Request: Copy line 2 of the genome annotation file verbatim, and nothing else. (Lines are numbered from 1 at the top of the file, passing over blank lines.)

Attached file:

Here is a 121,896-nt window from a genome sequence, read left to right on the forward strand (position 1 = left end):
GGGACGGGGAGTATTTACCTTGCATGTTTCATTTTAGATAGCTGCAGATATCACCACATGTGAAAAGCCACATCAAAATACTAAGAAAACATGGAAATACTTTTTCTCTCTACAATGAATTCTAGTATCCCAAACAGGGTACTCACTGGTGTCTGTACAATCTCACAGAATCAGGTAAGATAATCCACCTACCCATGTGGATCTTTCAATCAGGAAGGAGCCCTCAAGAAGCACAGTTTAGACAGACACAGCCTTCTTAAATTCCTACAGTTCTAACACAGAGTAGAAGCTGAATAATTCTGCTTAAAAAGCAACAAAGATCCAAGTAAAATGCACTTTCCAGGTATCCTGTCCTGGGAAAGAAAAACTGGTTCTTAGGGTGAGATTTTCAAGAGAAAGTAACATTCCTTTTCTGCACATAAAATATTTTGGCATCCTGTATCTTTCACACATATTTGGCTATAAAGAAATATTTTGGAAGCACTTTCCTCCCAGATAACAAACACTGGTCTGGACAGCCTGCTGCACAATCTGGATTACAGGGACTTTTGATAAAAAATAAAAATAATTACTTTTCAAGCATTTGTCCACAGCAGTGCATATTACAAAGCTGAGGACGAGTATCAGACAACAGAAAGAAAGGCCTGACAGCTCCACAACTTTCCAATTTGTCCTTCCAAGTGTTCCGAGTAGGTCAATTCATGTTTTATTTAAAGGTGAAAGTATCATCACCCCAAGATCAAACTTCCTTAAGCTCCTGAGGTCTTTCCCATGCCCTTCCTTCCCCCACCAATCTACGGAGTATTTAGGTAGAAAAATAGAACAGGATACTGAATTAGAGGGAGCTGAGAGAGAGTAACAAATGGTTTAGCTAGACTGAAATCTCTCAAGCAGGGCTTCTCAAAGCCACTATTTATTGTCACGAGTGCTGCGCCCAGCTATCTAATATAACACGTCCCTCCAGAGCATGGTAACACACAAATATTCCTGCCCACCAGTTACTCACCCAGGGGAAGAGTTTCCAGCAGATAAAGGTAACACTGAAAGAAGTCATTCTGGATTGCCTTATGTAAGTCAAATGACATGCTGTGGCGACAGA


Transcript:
GGGACGGGGAGTATTTACCTTGCATGTTTCATTTTAGATAGCTGCAGATATCACCACATGTGAAAAGCCACATCAAAATACTAAGAAAACATGGAAATACTTTTTCTCTCTACAATGAATTCTAGTATCCCAAACAGGGTACTCACTGGTGTCTGTACAATCTCACAGAATCAGGTAAGATAATCCACCTACCCATGTGGATCTTTCAATCAGGAAGGAGCCCTCAAGAAGCACAGTTTAGACAGACACAGCCTTCTTAAATTCCTACAGTTCTAACACAGAGTAGAAGCTGAATAATTCTGCTTAAAAAGCAACAAAGATCCAAGTAAAATGCACTTTCCAGGTATCCTGTCCTGGGAAAGAAAAACTGGTTCTTAGGGTGAGATTTTCAAGAGAAAGTAACATTCCTTTTCTGCACATAAAATATTTTGGCATCCTGTATCTTTCACACATATTTGGCTATAAAGAAATATTTTGGAAGCACTTTCCTCCCAGATAACAAACACTGGTCTGGACAGCCTGCTGCACAATCTGGATTACAGGGACTTTTGATAAAAAATAAAAATAATTACTTTTCAAGCATTTGTCCACAGCAGTGCATATTACAAAGCTGAGGACGAGTATCAGACAACAGAAAGAAAGGCCTGACAGCTCCACAACTTTCCAATTTGTCCTTCCAAGTGTTCCGAGTAGGTCAATTCATGTTTTATTTAAAGGTGAAAGTATCATCACCCCAAGATCAAACTTCCTTAAGCTCCTGAGGTCTTTCCCATGCCCTTCCTTCCCCCACCAATCTACGGAGTATTTAGGTAGAAAAATAGAACAGGATACTGAATTAGAGGGAGCTGAGAGAGAGTAACAAATGGTTTAGCTAGACTGAAATCTCTCAAGCAGGGCTTCTCAAAGCCACTATTTATTGTCACGAGTGCTGCGCCCAGCTATCTAATATAACACGTCCCTCCAGAGCATGGTAACACACAAATATTCCTGCCCACCAGTTACTCACCCAGGGGAAGAGTTTCCAGCAGATAAAGGTAACACTGAAAGAAGTCATTCTGGATTGCCTTATGTAAGTCAAATGACATGCTGTGGCGACAGA